Early Life and Influences
Tanaka was born in Japan and at the age of five enrolled by his parents in the privately run Yahama Music School. He also studied piano playing from age nine to age eleven and his mother often played classical music and movie soundtracks around him as a child which gave Tanaka his appreciation for these forms of music. Tanaka also gained an interest in rock music from the age of nine when he saw the TV series The Monkees first air in Japan. It was this that prompted him to start a band with some friends. During his youth he was also greatly inspired by other rock performers such as The Beatles, Simon and Garfunkel and Burt Bacharach.
From the age of nine to thirty Tanaka played music in various styles, including rock and jazz, on the keyboard, guitar and drums, both in and out of bands. He entered college to take a major in electronic engineering but had little success with the course as he was more interested in electronic applications for music than what his professors considered more useful pursuits. During the 1980s Tanaka found himself greatly inspired by Reggae and was also inspired in his life by the visual arts, particularly portraiture and photography.
Work with Nintendo
In 1980 Tanaka saw a newspaper advertisement for the position of sound engineer at Nintendo and secured the job. At the time the band he was part of had made the finals of a music competition, a significant step in their goal of getting signed with a major record label, but Tanaka left the band to begin his work at Nintendo.
Tanaka's first work with Nintendo was on their arcade machines where music was very primitive, meaning the majority of his work was in sound effects. Specifically, sound design on Space Firebird was his first job. Tanaka designed and installed the sound equipment on Nintendo arcade machines and personally programmed the sound for the games he worked on in binary. When he later worked on a number of early games for the NES (such as Duck Hunt and Kid Icarus) , despite the NES's sound systems being far more complex than the arcade machine's and the pre-built sound tools that had been written for the platform, he still insisted on coding alongside his custom playback libraries in assembly language and attributes this fact to part of what helped him set his work apart from his colleagues. By 1986 Tanaka was writing music for over one third of games on the NES.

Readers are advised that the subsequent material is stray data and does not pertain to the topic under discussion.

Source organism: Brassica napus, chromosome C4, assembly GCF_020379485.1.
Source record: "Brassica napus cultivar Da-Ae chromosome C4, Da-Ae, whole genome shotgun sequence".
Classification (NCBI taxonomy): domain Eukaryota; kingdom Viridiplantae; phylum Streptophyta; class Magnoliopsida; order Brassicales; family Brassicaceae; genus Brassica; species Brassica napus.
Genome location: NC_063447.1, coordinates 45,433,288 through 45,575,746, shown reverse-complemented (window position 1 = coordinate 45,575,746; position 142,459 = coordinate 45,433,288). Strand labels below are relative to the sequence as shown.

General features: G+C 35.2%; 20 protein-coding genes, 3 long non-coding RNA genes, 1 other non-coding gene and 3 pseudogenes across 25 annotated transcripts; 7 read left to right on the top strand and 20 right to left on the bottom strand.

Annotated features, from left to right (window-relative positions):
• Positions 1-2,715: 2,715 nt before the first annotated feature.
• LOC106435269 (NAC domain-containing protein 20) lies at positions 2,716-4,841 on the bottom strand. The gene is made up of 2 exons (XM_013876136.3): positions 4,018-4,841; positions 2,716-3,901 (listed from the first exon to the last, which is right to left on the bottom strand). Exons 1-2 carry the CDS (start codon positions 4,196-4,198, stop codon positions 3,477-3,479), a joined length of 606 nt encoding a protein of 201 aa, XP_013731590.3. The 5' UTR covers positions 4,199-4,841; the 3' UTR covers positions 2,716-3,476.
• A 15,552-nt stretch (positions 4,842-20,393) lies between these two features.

The rise of the popularity of video game music around the time of the NES was credited to the improvements in sound technology and the composing talents of Tanaka and his various Nintendo co-workers such as Koji Kondo. However, this increase in the popularity of video game soundtracks led to good-spirited rivalries between many video game composers, something that Tanaka disliked as he felt it forced composers into writing music in a way that was unfitting with the atmosphere of the games they were writing for. It was this which led to his inspiration for the more subtle music of Metroid. In composing for Metroid he tried to create sound where there was no distinction between the music and sound effects and tried to deny the player a simple melody to hum along to.
Tanaka began work on the score for the original Japanese episodes of the Pokemon anime in 1997 (although very little of it was retained in the western translation), but was told that as the series was not directly produced by Nintendo he could not continue to work on it. For this reason Tanaka left his position with Nintendo in 1998. Since leaving however, his music has also been featured in the recent game Super Smash Bros. Brawl.
Tanaka was also notable for working alongside Keiichi Suzuki to create the music for Earthbound and working in a programming capacity for Nintendo.
Work with Creatures Inc.
When the former President of games developer and producer of Pokemon toys and trading cards, Creatures Inc. stepped down in 2000, Tanaka took his position, which he holds to this day. During his time with Creatures Inc. the company have mostly produced Pokemon spin-off games.